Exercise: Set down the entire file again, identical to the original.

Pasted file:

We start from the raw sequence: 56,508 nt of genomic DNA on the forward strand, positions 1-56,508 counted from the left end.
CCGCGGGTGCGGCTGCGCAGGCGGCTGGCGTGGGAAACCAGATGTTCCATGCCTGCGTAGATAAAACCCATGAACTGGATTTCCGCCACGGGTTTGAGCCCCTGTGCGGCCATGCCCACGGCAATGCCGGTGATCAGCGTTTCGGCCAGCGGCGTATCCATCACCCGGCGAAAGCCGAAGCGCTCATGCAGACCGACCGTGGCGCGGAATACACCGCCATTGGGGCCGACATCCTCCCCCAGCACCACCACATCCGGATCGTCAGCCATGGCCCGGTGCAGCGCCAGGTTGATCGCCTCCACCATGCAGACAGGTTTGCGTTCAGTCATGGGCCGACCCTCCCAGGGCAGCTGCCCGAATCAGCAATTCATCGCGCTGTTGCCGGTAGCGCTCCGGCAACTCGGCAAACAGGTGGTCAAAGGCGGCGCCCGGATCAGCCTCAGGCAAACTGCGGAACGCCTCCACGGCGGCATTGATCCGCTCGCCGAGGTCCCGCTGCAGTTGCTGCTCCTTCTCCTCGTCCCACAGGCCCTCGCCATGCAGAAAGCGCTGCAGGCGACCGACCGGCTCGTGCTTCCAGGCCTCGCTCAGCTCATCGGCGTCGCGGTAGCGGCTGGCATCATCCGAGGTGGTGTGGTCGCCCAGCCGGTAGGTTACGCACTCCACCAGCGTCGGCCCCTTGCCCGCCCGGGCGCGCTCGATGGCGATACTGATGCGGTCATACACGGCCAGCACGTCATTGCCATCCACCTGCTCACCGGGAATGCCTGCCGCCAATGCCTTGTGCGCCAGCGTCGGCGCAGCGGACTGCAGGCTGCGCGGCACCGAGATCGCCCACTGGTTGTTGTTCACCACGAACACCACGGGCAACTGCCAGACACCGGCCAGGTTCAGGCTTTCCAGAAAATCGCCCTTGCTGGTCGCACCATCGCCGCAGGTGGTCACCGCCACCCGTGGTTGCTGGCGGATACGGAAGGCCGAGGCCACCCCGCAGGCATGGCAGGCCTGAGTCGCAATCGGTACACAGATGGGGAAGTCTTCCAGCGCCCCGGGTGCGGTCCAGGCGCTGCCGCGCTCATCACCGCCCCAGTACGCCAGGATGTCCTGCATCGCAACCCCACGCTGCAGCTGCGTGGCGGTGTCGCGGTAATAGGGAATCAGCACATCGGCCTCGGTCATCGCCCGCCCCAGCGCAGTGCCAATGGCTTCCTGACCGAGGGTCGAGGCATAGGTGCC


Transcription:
We start from the raw sequence: 56,508 nt of genomic DNA on the forward strand, positions 1-56,508 counted from the left end.
CCGCGGGTGCGGCTGCGCAGGCGGCTGGCGTGGGAAACCAGATGTTCCATGCCTGCGTAGATAAAACCCATGAACTGGATTTCCGCCACGGGTTTGAGCCCCTGTGCGGCCATGCCCACGGCAATGCCGGTGATCAGCGTTTCGGCCAGCGGCGTATCCATCACCCGGCGAAAGCCGAAGCGCTCATGCAGACCGACCGTGGCGCGGAATACACCGCCATTGGGGCCGACATCCTCCCCCAGCACCACCACATCCGGATCGTCAGCCATGGCCCGGTGCAGCGCCAGGTTGATCGCCTCCACCATGCAGACAGGTTTGCGTTCAGTCATGGGCCGACCCTCCCAGGGCAGCTGCCCGAATCAGCAATTCATCGCGCTGTTGCCGGTAGCGCTCCGGCAACTCGGCAAACAGGTGGTCAAAGGCGGCGCCCGGATCAGCCTCAGGCAAACTGCGGAACGCCTCCACGGCGGCATTGATCCGCTCGCCGAGGTCCCGCTGCAGTTGCTGCTCCTTCTCCTCGTCCCACAGGCCCTCGCCATGCAGAAAGCGCTGCAGGCGACCGACCGGCTCGTGCTTCCAGGCCTCGCTCAGCTCATCGGCGTCGCGGTAGCGGCTGGCATCATCCGAGGTGGTGTGGTCGCCCAGCCGGTAGGTTACGCACTCCACCAGCGTCGGCCCCTTGCCCGCCCGGGCGCGCTCGATGGCGATACTGATGCGGTCATACACGGCCAGCACGTCATTGCCATCCACCTGCTCACCGGGAATGCCTGCCGCCAATGCCTTGTGCGCCAGCGTCGGCGCAGCGGACTGCAGGCTGCGCGGCACCGAGATCGCCCACTGGTTGTTGTTCACCACGAACACCACGGGCAACTGCCAGACACCGGCCAGGTTCAGGCTTTCCAGAAAATCGCCCTTGCTGGTCGCACCATCGCCGCAGGTGGTCACCGCCACCCGTGGTTGCTGGCGGATACGGAAGGCCGAGGCCACCCCGCAGGCATGGCAGGCCTGAGTCGCAATCGGTACACAGATGGGGAAGTCTTCCAGCGCCCCGGGTGCGGTCCAGGCGCTGCCGCGCTCATCACCGCCCCAGTACGCCAGGATGTCCTGCATCGCAACCCCACGCTGCAGCTGCGTGGCGGTGTCGCGGTAATAGGGAATCAGCACATCGGCCTCGGTCATCGCCCGCCCCAGCGCAGTGCCAATGGCTTCCTGACCGAGGGTCGAGGCATAGGTGCC